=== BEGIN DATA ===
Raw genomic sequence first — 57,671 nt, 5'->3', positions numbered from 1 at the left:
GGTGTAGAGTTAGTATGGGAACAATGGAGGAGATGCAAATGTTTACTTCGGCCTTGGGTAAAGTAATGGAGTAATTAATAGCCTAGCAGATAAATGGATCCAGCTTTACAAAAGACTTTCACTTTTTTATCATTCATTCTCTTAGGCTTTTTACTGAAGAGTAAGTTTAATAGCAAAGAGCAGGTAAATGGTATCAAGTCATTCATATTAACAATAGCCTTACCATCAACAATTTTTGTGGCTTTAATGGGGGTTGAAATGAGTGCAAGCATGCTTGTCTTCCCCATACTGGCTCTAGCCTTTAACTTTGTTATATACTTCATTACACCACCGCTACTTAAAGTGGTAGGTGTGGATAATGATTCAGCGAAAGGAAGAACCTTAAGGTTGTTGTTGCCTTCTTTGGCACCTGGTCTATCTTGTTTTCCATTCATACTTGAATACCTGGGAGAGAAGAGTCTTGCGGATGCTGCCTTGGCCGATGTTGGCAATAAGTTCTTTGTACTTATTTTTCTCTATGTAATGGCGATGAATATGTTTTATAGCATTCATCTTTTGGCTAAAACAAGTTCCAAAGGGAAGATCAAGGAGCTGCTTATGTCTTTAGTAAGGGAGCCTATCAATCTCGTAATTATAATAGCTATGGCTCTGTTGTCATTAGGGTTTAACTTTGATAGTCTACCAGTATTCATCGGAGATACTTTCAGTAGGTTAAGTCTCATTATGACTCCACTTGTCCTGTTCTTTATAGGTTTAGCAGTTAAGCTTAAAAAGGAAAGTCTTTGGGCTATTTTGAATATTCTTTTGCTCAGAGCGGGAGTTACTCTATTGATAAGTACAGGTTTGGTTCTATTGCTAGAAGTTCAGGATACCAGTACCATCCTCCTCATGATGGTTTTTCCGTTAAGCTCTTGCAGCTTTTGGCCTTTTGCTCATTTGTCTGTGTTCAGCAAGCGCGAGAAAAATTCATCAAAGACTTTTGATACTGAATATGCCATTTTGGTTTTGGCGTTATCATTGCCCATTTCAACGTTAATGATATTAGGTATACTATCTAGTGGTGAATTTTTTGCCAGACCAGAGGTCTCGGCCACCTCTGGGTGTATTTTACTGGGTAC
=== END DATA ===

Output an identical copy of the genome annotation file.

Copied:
Raw genomic sequence first — 57,671 nt, 5'->3', positions numbered from 1 at the left:
GGTGTAGAGTTAGTATGGGAACAATGGAGGAGATGCAAATGTTTACTTCGGCCTTGGGTAAAGTAATGGAGTAATTAATAGCCTAGCAGATAAATGGATCCAGCTTTACAAAAGACTTTCACTTTTTTATCATTCATTCTCTTAGGCTTTTTACTGAAGAGTAAGTTTAATAGCAAAGAGCAGGTAAATGGTATCAAGTCATTCATATTAACAATAGCCTTACCATCAACAATTTTTGTGGCTTTAATGGGGGTTGAAATGAGTGCAAGCATGCTTGTCTTCCCCATACTGGCTCTAGCCTTTAACTTTGTTATATACTTCATTACACCACCGCTACTTAAAGTGGTAGGTGTGGATAATGATTCAGCGAAAGGAAGAACCTTAAGGTTGTTGTTGCCTTCTTTGGCACCTGGTCTATCTTGTTTTCCATTCATACTTGAATACCTGGGAGAGAAGAGTCTTGCGGATGCTGCCTTGGCCGATGTTGGCAATAAGTTCTTTGTACTTATTTTTCTCTATGTAATGGCGATGAATATGTTTTATAGCATTCATCTTTTGGCTAAAACAAGTTCCAAAGGGAAGATCAAGGAGCTGCTTATGTCTTTAGTAAGGGAGCCTATCAATCTCGTAATTATAATAGCTATGGCTCTGTTGTCATTAGGGTTTAACTTTGATAGTCTACCAGTATTCATCGGAGATACTTTCAGTAGGTTAAGTCTCATTATGACTCCACTTGTCCTGTTCTTTATAGGTTTAGCAGTTAAGCTTAAAAAGGAAAGTCTTTGGGCTATTTTGAATATTCTTTTGCTCAGAGCGGGAGTTACTCTATTGATAAGTACAGGTTTGGTTCTATTGCTAGAAGTTCAGGATACCAGTACCATCCTCCTCATGATGGTTTTTCCGTTAAGCTCTTGCAGCTTTTGGCCTTTTGCTCATTTGTCTGTGTTCAGCAAGCGCGAGAAAAATTCATCAAAGACTTTTGATACTGAATATGCCATTTTGGTTTTGGCGTTATCATTGCCCATTTCAACGTTAATGATATTAGGTATACTATCTAGTGGTGAATTTTTTGCCAGACCAGAGGTCTCGGCCACCTCTGGGTGTATTTTACTGGGTAC